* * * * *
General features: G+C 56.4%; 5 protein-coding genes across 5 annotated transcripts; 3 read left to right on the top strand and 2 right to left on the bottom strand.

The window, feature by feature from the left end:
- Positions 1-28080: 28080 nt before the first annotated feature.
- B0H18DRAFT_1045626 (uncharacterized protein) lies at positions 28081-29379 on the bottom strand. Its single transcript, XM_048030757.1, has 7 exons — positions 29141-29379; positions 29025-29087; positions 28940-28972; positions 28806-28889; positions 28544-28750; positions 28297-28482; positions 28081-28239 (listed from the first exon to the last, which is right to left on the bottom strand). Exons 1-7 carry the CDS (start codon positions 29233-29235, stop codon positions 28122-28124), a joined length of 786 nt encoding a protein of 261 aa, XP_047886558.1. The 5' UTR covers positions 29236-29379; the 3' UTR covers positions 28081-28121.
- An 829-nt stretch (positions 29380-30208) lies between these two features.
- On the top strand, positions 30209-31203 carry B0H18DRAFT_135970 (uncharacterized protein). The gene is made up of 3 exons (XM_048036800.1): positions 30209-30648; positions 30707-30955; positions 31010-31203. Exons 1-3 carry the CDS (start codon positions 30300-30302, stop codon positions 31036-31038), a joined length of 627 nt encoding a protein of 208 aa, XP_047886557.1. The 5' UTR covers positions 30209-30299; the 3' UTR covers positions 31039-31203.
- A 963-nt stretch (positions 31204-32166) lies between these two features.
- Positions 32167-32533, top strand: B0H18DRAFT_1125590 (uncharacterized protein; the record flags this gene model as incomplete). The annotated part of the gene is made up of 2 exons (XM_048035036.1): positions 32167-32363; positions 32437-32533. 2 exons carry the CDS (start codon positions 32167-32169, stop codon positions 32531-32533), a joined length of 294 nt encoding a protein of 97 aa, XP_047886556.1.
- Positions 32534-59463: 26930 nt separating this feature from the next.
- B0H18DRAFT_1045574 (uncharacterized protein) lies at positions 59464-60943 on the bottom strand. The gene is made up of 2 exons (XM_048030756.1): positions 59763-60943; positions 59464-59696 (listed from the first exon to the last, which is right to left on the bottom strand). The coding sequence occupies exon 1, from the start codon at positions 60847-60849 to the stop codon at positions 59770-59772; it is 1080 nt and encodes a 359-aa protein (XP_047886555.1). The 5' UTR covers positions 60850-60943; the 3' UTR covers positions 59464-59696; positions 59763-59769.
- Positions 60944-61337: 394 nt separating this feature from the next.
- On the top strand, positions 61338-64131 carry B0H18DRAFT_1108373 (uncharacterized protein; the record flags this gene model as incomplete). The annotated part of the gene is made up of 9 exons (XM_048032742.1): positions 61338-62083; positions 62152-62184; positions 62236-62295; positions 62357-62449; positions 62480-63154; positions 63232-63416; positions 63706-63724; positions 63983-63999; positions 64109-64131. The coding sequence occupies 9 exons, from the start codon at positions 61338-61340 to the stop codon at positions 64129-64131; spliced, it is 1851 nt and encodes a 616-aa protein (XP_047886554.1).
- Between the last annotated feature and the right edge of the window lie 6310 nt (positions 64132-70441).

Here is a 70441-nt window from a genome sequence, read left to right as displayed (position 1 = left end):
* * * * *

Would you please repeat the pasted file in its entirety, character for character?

General features: G+C 56.4%; 5 protein-coding genes across 5 annotated transcripts; 3 read left to right on the top strand and 2 right to left on the bottom strand.

The window, feature by feature from the left end:
- Positions 1-28080: 28080 nt before the first annotated feature.
- B0H18DRAFT_1045626 (uncharacterized protein) lies at positions 28081-29379 on the bottom strand. Its single transcript, XM_048030757.1, has 7 exons — positions 29141-29379; positions 29025-29087; positions 28940-28972; positions 28806-28889; positions 28544-28750; positions 28297-28482; positions 28081-28239 (listed from the first exon to the last, which is right to left on the bottom strand). Exons 1-7 carry the CDS (start codon positions 29233-29235, stop codon positions 28122-28124), a joined length of 786 nt encoding a protein of 261 aa, XP_047886558.1. The 5' UTR covers positions 29236-29379; the 3' UTR covers positions 28081-28121.
- An 829-nt stretch (positions 29380-30208) lies between these two features.
- On the top strand, positions 30209-31203 carry B0H18DRAFT_135970 (uncharacterized protein). The gene is made up of 3 exons (XM_048036800.1): positions 30209-30648; positions 30707-30955; positions 31010-31203. Exons 1-3 carry the CDS (start codon positions 30300-30302, stop codon positions 31036-31038), a joined length of 627 nt encoding a protein of 208 aa, XP_047886557.1. The 5' UTR covers positions 30209-30299; the 3' UTR covers positions 31039-31203.
- A 963-nt stretch (positions 31204-32166) lies between these two features.
- Positions 32167-32533, top strand: B0H18DRAFT_1125590 (uncharacterized protein; the record flags this gene model as incomplete). The annotated part of the gene is made up of 2 exons (XM_048035036.1): positions 32167-32363; positions 32437-32533. 2 exons carry the CDS (start codon positions 32167-32169, stop codon positions 32531-32533), a joined length of 294 nt encoding a protein of 97 aa, XP_047886556.1.
- Positions 32534-59463: 26930 nt separating this feature from the next.
- B0H18DRAFT_1045574 (uncharacterized protein) lies at positions 59464-60943 on the bottom strand. The gene is made up of 2 exons (XM_048030756.1): positions 59763-60943; positions 59464-59696 (listed from the first exon to the last, which is right to left on the bottom strand). The coding sequence occupies exon 1, from the start codon at positions 60847-60849 to the stop codon at positions 59770-59772; it is 1080 nt and encodes a 359-aa protein (XP_047886555.1). The 5' UTR covers positions 60850-60943; the 3' UTR covers positions 59464-59696; positions 59763-59769.
- Positions 60944-61337: 394 nt separating this feature from the next.
- On the top strand, positions 61338-64131 carry B0H18DRAFT_1108373 (uncharacterized protein; the record flags this gene model as incomplete). The annotated part of the gene is made up of 9 exons (XM_048032742.1): positions 61338-62083; positions 62152-62184; positions 62236-62295; positions 62357-62449; positions 62480-63154; positions 63232-63416; positions 63706-63724; positions 63983-63999; positions 64109-64131. The coding sequence occupies 9 exons, from the start codon at positions 61338-61340 to the stop codon at positions 64129-64131; spliced, it is 1851 nt and encodes a 616-aa protein (XP_047886554.1).
- Between the last annotated feature and the right edge of the window lie 6310 nt (positions 64132-70441).

Here is a 70441-nt window from a genome sequence, read left to right as displayed (position 1 = left end):